coachella valley real estate

Trifecta of Buyers

The Coachella Valley is an attractive place for buyers still working, newcomers to the market thanks to low interest rates, and second-home owners who want to drive rather than fly to escape.

JIM POWERS Current Digital, Real Estate, Vision, Watch & Listen - Vision

coachella valley real estate

For the first time in his 26 years as a licensed reale estate agent, Brady Sandahl is being confronted by three large audiences interested in buying a home in the Coachella Valley.

The coronavirus pandemic has shown homeowners that they don’t necessarily have to stay where they are to work, which has made the desert an attractive alternative to markets like San Francisco, Seattle, Portland and Southern California. Second, interest rates are at an all-time low at less than 3 percent. “That means people who have not been in the market for a home are now in the market,” Sandahl says.

And thirdly, the pandemic has placed a greater desire to drive to a second home rather than fly. “So those Southern California owners who would typically go west to Hawaii or south to Mexico are now driving east to the Coachella Valley,” Sandahl says.

Sandahl, who runs the Brady Sandahl Group at Keller Williams Luxury Homes in Palm Springs, recently was among a trio of real estate experts to speak on the commercial and residential markets during Webisode 5 of The Economic Future of the Coachella Valley Webinar Series. He was joined by Michael Meade of Wilson Meade Commercial Real Estate, and Peggy Sue Lane of First American Title.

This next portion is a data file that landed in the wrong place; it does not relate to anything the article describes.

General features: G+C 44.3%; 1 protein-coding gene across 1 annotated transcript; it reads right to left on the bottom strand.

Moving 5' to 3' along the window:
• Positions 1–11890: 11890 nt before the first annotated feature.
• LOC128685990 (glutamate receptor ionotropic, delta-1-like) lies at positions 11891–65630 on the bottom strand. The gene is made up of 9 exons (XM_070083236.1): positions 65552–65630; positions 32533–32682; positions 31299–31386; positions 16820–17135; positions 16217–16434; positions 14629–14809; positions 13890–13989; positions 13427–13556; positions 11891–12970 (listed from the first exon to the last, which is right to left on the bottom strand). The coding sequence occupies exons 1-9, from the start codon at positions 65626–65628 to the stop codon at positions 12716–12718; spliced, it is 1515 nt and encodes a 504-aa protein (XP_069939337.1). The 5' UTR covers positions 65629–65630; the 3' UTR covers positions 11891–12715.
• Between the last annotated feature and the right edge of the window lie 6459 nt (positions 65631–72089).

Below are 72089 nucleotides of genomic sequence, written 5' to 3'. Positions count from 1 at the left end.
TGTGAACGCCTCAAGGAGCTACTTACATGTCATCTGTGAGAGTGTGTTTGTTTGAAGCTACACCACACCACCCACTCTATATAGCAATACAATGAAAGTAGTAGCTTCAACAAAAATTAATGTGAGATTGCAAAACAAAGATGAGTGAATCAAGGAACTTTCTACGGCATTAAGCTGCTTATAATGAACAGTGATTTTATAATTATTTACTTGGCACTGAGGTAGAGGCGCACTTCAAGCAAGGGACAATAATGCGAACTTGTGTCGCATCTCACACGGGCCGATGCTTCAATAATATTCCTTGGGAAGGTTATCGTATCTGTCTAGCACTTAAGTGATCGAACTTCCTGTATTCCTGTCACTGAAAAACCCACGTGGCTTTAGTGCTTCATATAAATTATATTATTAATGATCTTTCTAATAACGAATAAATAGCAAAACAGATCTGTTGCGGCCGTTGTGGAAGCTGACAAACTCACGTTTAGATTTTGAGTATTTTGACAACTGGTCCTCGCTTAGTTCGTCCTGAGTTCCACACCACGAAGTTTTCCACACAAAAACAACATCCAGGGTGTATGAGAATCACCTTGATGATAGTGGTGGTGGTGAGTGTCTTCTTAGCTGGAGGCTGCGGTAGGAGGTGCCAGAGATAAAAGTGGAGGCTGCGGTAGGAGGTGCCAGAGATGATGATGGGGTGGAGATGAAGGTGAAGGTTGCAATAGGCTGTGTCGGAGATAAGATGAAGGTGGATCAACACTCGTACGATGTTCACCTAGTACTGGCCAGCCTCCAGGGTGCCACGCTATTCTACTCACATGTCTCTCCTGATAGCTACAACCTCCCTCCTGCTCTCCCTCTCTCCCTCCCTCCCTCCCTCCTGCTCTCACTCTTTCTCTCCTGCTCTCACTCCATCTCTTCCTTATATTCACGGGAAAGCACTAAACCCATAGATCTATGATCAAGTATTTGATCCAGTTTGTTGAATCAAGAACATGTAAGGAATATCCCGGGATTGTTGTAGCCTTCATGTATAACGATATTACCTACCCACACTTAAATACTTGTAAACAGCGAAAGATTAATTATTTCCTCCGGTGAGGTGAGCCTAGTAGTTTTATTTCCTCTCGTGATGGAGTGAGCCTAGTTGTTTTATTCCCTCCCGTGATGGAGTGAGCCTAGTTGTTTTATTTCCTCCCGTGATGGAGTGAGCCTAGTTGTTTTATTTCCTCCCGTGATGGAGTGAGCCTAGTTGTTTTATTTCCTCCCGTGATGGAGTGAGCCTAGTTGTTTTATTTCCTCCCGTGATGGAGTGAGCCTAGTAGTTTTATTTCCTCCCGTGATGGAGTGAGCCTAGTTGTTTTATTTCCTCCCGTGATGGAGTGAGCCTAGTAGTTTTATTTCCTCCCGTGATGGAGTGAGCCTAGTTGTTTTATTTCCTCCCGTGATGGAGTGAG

The nine-part webinar series is a Palm Springs Life event in partnership with the Coachella Valley Economic Partnership and SBEMP Attorneys, and sponsored by Timo’s Air Conditioning and Heating.

• REGISTER: Webisode 7 and future discussions in the series, visit You can also view each webisode on the Palm Springs Life YouTube page.

However, there is only so much inventory to go around for buyers and Sandahl says it is “literally drying up,” in the valley. The solution would seem to be to build more housing, but the cost of land has risen coupled with all of the steps necessary to have a major development approved makes builders less likely to invest at this point. “You can’t really build for the market you’re in,” Sandahl says, “hoping the market will be around in three or four years.”

• READ NEXT: How Real Estate Plays a Role in The Desert We Want.

On the commercial side, Meade says the vacancy rate may rise a point r two to 10 or 11 percent, but he expects it to stabilize despite the impact on businesses that have had to close due to navigating restrictions from Riverside County health officials.

“We should be in the 6 to 7 percent vacancy factor for the Coachella Valley,” Meade says. “And we just didn’t get there since our last recession (in 2008). And so this pandemic is going to delay that and it could delay it for quite some time, but again, I don’t think its going to be as bad, in office space, as it will be in some other segments of commercial real estate.”

Lane, who has lived in the desert for more than 40 years, believes the Coachella Valley is primed for a stunning amount of expansion over the next five years.

“Once we get hospitality back online and people are invited to go back into an experiential economy, and play, they’re going to show up,” Lane says. “I’m not concerned abut the masses of people as it relates to, do they want to come to Coachella Music Festival. I think that growth is coming. I really do. And I think it’s a great time be in the Coachella Valley.”

• VIDEO: View Webisode 5 on Real Estate.